Joe Cornish’s directorial debut, Attack the Block, is an incredibly fun indie sci-fi action film, with a tight run-time that prevents it from overstaying its welcome, and a lead actor worth remembering.
Are you paying close attention? You’ll probably want to if you’re watching Tomas Alfredson’s Tinker Tailor Soldier Spy, adapted from the John le Carré novel. Not only does Tinker Tailor Soldier Spy (Tinker from here on out) feature an incredible complex plot, filled with codenames, spycraft, a wide array of characters, and deceit, the film also features a complicated nonlinear structure, with multiple narrators. For those willing to give Tinker the patience it deserves, the payoff justifies it all.
Rango is an incredibly colorful western for adults and children alike, filled with fun voice-acting, music, and action that has a real energy from start to finish. Rango tells the tale of Rango, a pet chameleon who gets let loose into the desert, and stumbles upon a local town with both a water shortage and a shortage of law enforcement. Rango takes on the mantle of town sheriff, and hijinks and action ensues.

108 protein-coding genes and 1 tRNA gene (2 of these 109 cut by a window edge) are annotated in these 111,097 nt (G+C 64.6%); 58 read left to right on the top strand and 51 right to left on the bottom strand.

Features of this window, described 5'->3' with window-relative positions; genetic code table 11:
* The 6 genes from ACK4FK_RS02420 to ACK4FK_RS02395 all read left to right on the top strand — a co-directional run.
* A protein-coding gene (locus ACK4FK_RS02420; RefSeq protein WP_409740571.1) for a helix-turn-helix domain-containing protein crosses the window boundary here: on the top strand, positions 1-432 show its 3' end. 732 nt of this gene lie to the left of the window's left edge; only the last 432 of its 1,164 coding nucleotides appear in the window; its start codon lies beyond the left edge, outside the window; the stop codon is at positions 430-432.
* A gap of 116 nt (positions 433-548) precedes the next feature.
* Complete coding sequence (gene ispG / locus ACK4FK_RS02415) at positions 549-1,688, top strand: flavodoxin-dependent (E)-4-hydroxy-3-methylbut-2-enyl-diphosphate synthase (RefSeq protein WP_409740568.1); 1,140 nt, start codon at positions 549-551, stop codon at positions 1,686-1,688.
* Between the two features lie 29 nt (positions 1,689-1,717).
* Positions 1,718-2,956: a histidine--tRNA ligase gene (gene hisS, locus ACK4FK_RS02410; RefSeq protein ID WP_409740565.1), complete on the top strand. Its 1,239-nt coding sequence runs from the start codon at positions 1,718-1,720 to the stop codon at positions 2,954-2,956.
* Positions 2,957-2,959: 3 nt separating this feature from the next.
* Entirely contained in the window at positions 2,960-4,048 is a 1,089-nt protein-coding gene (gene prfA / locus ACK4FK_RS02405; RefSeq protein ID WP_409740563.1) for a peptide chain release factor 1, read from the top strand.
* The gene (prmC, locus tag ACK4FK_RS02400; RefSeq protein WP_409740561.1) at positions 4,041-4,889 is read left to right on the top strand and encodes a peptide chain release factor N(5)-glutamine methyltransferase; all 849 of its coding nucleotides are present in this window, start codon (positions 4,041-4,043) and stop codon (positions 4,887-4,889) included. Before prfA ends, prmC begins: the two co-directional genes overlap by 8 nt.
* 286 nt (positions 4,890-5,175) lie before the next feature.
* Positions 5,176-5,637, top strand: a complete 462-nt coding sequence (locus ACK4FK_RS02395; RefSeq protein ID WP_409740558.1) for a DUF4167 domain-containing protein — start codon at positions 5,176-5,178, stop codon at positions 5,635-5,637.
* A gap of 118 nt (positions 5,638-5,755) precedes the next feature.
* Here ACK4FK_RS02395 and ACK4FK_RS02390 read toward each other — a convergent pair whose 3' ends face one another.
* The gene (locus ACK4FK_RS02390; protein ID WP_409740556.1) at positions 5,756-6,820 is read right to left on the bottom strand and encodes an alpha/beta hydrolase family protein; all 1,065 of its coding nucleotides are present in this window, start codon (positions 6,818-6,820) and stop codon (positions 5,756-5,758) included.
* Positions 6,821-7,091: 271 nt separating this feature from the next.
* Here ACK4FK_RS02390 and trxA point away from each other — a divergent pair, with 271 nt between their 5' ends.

Continue reading “2017 Movie #69: Rango (2011)”
Who doesn’t love an underdog story?
Moneyball tells the story of the 2002 Oakland Athletics, a team destined for failure, and their general manager, Billy Beane (Brad Pitt). The A’s are a small-market team with almost no money to compete for the top talents in baseball, and they just lost three of their best players. Beane is responsible for putting together a winning team, but when he asks for more money, he’s turned down. He’s a man used to rejection and failure – he was once considered by the conventional wisdom of baseball scouts to be an elite prospect, but ultimately never quite made it as a player. But he’s persistent, and he knows that there has to be another way
Beane turns to analytics expert Peter Brand (Jonah Hill) for help, and with his insight, comes to the realization that the conventional wisdom is flawed. The scouts were wrong about Billy Beane the prospect – maybe they’re wrong about other things, too? The two go on a quest to build a successful team by taking advantage of a marketplace where players are valued for all the wrong reasons.
If The Adventures of Tintin isn’t the finest or most inspired work of Steven Spielberg, it’s proof positive of his sheer mastery of the art of film. Spielberg’s adaptation of Tintin is interesting, if nothing else, for its visual style, an exaggerated realism that Hergé surely would have approved of, with characters that seem to leap off the page and into the screen. The flourish and style that defines The Adventures of Tintin is nothing short of impressive.